BTW, I once worked for a caterer who told me all her customers asked her to bring Waldorf but nobody ever ate it.

  3. dearieme says:

    “placed in the mail for ordinary postal delivery”: how frequent and rapid was that then?

  4. I would have commented there, but he doesn’t have comments or any clear email address; as far as I can see the Spanish word for hoosegow should be spelled «juzgado». (OED2 gives both spellings.) Dropping the intervocalic [d] in spoken language outside of careful speech is common everywhere, and people drop it in spelling in the context of eye-dialect. Google Books support this, with all the instances of juzgao being either OCR errors or eye-dialect.

  5. You can leave a comment in the related discussion thread.

  6. how frequent and rapid was that then
    Still several times a day in cities.

  7. rootlesscosmo says:

    how frequent and rapid was that then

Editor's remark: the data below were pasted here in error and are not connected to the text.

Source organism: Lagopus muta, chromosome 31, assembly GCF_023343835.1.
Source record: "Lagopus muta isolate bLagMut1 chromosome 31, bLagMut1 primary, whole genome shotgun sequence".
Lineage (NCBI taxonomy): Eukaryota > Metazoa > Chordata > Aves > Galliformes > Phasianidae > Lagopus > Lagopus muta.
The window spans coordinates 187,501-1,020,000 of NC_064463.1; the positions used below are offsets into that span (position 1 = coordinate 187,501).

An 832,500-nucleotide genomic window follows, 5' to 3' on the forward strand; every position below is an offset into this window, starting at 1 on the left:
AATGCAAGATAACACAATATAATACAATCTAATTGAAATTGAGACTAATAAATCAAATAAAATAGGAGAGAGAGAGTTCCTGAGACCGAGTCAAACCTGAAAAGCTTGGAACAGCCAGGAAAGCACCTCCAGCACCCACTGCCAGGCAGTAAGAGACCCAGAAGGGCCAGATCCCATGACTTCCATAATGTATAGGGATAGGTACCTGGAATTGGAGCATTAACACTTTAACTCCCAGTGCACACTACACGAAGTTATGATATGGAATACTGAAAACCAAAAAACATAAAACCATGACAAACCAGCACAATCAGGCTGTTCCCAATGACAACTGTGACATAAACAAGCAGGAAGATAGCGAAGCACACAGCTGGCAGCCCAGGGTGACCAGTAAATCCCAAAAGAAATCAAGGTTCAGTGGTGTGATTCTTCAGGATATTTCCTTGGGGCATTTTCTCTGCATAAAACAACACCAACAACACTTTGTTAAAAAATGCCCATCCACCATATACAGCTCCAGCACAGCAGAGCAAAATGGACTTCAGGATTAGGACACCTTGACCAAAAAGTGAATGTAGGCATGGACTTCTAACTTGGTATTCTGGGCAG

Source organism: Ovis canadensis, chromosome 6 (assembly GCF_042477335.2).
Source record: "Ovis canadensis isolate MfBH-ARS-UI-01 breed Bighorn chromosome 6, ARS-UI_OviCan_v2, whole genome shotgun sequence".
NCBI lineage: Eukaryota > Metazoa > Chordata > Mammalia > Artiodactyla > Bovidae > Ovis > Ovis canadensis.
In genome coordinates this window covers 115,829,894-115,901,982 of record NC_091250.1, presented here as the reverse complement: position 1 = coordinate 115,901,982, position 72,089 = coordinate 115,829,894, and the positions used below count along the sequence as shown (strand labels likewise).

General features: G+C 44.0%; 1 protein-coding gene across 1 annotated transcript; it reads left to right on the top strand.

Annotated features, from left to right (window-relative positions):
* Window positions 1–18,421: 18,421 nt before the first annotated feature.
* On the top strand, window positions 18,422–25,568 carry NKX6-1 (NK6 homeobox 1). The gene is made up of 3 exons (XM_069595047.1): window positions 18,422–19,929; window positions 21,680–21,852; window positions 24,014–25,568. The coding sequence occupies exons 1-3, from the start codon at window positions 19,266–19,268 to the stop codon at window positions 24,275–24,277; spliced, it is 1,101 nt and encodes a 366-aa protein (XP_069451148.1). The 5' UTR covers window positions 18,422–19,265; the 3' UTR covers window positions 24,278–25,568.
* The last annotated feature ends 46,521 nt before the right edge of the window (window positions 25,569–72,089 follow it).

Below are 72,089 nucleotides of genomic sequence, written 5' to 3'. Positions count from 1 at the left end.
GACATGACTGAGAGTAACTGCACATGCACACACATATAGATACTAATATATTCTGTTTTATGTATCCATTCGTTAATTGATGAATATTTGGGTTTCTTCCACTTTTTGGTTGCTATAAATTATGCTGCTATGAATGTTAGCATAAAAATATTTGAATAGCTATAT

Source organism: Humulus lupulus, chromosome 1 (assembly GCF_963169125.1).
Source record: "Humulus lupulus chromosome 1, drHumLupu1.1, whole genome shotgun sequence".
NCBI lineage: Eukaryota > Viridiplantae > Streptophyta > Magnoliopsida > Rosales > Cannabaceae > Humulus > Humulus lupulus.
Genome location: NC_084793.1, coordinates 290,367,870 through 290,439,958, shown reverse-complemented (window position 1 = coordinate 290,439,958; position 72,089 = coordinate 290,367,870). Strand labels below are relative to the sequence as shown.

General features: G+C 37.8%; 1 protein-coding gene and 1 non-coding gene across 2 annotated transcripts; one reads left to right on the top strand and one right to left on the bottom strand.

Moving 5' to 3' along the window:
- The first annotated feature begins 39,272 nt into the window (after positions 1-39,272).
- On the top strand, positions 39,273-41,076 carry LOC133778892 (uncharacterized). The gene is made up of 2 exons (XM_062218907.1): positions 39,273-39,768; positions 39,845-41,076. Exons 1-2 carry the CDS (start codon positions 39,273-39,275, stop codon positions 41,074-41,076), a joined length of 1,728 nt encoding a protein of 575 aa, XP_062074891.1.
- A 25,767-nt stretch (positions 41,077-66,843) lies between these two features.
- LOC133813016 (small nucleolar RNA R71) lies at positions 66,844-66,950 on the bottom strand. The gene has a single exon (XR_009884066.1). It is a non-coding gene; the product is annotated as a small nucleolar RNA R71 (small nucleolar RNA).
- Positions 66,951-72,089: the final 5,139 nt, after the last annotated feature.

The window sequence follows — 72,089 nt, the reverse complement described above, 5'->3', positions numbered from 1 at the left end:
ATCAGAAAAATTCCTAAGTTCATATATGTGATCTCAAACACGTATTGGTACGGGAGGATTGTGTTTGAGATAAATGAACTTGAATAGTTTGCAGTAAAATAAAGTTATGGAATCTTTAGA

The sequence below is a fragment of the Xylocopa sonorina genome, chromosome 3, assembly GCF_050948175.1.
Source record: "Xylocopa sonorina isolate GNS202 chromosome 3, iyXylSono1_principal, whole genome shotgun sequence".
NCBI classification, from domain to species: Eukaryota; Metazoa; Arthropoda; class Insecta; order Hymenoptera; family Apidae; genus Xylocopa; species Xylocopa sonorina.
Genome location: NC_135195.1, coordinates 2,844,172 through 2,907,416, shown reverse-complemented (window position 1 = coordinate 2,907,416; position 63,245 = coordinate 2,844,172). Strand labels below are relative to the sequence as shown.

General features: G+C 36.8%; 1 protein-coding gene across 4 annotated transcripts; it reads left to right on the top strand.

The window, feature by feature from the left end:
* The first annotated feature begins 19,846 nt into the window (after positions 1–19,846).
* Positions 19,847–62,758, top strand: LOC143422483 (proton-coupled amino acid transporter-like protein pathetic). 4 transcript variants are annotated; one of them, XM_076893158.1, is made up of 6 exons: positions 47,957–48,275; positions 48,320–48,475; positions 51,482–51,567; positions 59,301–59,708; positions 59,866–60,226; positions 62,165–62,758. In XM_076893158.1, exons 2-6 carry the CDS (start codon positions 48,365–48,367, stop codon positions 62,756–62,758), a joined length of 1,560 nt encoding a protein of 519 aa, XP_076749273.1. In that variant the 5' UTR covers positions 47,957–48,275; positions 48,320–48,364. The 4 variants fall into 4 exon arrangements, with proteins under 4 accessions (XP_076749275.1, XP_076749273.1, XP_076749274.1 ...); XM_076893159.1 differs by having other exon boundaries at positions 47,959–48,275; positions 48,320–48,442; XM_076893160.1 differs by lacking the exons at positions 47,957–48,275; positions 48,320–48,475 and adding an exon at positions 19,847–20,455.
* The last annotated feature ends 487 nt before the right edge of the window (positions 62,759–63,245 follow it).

Still twice daily Monday through Friday in Manhattan at least until about 1950.

  8. Since “hoosegow” comes from the Spanish “juzgado”, as noted above, it likely entered English a lot earlier than 1911, whatever the OED says. The period around 1850 when Anglophones encountered former Mexican government institutions immediately after the annexation of a big chunk of the current US southwest was probably the period when most such borrowings took place. Even after the American takeover, towns in California had an alcalde rather than a mayor for several years.
    I think the OED is relying too much on British sources for this one.
    As far as Chardonnay, Wikipedia says “A similar situation occurred in France, with the two vines [Pinot blanc and Chardonnay] being commonly confused until the mid 19th century, when ampelographers began combing through the vineyards of Chablis and Burgundy, identifying the true Chardonnay and weeding out the Pinot Blanc.”
    Chardonnay is a French word describing a French grape variety. How does one determine when it becomes an English word? When it is first published without quotation marks?

  9. dearieme says:

    “How does one determine when it becomes an English word?” When they started planting it in Australia? When it started being used as a girl’s name?